Sunday, November 29, 2009

An XX Perspective on Sesshin

Over at Dalai Grandma, the author of that blog writes about her experiences studying with Zen teachers who are male and how that can and sometimes has become slippery given the patriarchal history of Zen. It is a problem for most religions, as far as I can tell, but perhaps one encounters it in Zen even more so since the intimate experience of working face-to-face with a teacher is so integral to the practice.

To help shift the balance a little, here is my distinctly female take on sesshin, such as I have experienced it.

When I was in labour with my firstborn, I was scared. I was scared of the pain, the promise of pain and of the whole thing that loomed ahead - the experience of being a parent, a mother. I would go so far as to say that I was so scared of all of it that I was able to will my body into drawing out labour as long as possible. I say this now, in retrospect. At the time I am pretty sure that I thought I wanted it to be over with as quickly as possible but the events of that time seem to suggest otherwise.

I remember hitting a point when things were getting a little hairy and I got into the hot tub at the birth center. This was about 24 hours into labour and after Dan's terrible foot cramp. It is so hard to see the one you love suffer in pain but fortunately he was able to breathe through it. But back to the story...suddenly I realized that, deep down, I had been harbouring a notion that, so long as I promised - really promised - to come back the next day, I would be allowed to go home and take a little rest and then come back and finish this thing up. As I lay in the tub with the contractions hitting me hard I fully and completely realized there was no possible hope of going home, of getting a little rest, of finishing this thing up on my terms. I was there and it was happening. Once I was able to really and truly dispel the idea that I had an out, I was able to just be in my body and ride the waves. I even managed to fall asleep between contractions. Not surprisingly, two hours later, we had a baby.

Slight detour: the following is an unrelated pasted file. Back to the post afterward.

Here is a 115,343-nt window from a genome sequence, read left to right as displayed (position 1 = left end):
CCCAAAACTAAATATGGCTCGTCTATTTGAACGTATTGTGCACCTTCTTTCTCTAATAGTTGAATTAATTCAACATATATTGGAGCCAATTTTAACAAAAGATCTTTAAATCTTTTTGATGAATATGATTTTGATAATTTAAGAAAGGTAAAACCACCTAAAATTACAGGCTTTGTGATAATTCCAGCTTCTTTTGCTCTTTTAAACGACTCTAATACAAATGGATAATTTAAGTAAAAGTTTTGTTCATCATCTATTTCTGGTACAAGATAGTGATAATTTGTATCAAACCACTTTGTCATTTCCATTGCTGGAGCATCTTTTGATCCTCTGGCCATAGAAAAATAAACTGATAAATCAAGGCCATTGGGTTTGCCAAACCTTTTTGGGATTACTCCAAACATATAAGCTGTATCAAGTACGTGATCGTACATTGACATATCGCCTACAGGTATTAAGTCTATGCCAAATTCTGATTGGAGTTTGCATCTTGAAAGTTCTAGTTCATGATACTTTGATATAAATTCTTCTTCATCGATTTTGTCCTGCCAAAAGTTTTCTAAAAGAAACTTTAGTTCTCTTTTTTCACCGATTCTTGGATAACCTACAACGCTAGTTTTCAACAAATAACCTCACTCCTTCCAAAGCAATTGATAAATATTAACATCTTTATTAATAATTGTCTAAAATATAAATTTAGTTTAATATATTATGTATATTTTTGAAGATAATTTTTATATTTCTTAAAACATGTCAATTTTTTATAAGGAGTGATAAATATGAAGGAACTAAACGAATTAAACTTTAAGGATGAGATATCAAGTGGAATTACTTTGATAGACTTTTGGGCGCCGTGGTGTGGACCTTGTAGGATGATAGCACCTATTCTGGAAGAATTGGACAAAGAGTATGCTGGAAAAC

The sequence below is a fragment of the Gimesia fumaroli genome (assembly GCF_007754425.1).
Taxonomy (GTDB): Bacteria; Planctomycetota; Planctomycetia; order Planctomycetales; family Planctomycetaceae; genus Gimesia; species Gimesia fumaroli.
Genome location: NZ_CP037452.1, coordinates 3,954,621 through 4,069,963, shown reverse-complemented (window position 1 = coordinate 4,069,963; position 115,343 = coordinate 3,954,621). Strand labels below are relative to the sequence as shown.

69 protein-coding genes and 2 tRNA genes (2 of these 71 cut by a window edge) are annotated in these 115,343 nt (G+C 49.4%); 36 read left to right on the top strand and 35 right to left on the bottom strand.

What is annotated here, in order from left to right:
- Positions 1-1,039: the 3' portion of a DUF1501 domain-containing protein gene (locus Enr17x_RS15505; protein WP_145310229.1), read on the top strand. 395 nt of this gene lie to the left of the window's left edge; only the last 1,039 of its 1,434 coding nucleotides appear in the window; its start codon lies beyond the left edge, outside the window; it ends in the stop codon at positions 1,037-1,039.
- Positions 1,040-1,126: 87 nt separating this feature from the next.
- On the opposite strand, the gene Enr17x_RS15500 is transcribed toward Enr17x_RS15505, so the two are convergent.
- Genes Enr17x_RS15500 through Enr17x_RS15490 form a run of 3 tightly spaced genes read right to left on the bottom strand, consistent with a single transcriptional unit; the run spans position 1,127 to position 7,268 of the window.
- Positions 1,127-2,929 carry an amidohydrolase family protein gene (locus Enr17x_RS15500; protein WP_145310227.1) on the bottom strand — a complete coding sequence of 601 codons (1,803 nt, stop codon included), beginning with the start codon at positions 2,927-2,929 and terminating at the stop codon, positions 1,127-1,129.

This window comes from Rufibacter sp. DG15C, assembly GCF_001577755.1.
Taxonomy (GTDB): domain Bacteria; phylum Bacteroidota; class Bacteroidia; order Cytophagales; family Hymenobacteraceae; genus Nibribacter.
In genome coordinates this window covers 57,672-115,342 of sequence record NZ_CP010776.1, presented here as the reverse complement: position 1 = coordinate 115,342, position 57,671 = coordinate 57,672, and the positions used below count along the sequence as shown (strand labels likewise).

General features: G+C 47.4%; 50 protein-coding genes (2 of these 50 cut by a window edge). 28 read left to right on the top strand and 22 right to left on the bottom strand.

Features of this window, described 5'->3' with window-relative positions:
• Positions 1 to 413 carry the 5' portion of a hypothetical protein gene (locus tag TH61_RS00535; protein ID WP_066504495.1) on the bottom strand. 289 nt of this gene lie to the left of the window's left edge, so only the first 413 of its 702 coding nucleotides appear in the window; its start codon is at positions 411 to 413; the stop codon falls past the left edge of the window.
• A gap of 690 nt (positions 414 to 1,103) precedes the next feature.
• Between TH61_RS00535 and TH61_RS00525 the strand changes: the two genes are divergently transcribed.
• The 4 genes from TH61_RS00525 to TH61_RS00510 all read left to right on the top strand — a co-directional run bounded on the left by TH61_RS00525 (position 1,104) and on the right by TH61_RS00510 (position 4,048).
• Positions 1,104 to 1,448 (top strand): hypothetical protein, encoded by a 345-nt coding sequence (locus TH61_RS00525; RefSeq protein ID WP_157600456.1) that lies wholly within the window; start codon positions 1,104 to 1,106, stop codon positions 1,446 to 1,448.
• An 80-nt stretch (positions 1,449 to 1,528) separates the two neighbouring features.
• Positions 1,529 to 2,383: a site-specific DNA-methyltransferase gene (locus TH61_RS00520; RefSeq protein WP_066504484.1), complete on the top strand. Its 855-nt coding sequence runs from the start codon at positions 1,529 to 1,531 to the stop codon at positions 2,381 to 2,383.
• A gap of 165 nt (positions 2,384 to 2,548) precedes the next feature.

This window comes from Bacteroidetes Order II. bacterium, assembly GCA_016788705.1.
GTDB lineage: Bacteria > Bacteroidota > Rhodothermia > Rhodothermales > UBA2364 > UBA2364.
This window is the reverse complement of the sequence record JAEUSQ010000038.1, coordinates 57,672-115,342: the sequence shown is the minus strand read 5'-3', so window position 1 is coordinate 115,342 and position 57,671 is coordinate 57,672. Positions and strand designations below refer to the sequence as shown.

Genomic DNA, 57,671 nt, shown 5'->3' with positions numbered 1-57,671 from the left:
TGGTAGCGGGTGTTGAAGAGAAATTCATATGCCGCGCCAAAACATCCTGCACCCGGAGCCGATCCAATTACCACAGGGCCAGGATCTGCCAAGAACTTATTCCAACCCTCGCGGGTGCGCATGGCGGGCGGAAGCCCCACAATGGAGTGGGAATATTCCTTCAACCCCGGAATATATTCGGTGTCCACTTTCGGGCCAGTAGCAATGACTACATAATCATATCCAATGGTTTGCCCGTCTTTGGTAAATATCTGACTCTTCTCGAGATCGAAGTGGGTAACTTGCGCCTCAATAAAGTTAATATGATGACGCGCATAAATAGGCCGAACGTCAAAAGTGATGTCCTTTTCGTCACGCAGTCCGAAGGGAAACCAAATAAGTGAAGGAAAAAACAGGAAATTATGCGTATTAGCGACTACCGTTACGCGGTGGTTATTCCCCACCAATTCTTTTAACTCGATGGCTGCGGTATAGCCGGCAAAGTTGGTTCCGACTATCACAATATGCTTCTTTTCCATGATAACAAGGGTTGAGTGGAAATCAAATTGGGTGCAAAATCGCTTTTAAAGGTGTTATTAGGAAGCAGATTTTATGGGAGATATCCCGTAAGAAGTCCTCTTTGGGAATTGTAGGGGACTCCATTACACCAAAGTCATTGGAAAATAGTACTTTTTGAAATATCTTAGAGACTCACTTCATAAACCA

My experience at my first sesshin was a lot like that. About 24 hours in, as we began the afternoon session, I found myself feeling backed against a wall with nowhere to go. I realized that I had been keeping a little escape plan in the back of my mind the whole time and the moment had come to face it - I could give up and walk out (this is where the metaphor is a little weak - technically I could have left the sesshin whereas in childbirth, one is truly stuck there) but for me, walking out wasn't really an option. I had looked too long and hard for this place and I knew it was the right one for me. So I had to do just what I did in labour - face it full on, no holding back, no escape routes. Ride the waves. I might have slept a little there too, but don't tell anyone.

This past sesshin I had another childbirth/zazen metaphorical experience, along somewhat similar lines. Again, I had been struggling and finally settled down to really be there, really see what was there. What I found reminded me of that moment right before the baby's head comes out. It sometimes is called the Ring of Fire, although I am pretty sure Johnny Cash has nothing to do with it in either instance. That moment in childbirth was one when I felt strongly and powerfully connected to something so profoundly human that it felt almost animalistic. It touched on the thing that makes us human, not in an intellectual sense, but a full body and mind sense. Sitting with the breath and bringing awareness to the hara touched that same place. Only, you know, with less body fluids and no baby at the end.

Amazingly, it was there the whole time, just waiting for me to find it (again).

3 comments:

Patti Blaine said...

Damn that c-section. I have no idea what you're talking about. Which isn't true. I have an idea, but no experience to back it up!

Patti Blaine said...

p.s. we did a theological reflection on the imperfect security offered by the concept/practice of the patriarchy in a recent education for ministry class. Here's the collect we came up with as a result:
"Dear God, You created man and woman in Your own image. You are our Perfect Security. We pray that we will see You in everyone we meet so that Your inclusive love will embrace us all. Amen."
For the moment? It works for me.

Robyn said...

Patti,

That is very interesting...I would love to hear more about what you are doing and how you came up with that. I wish you were blogging!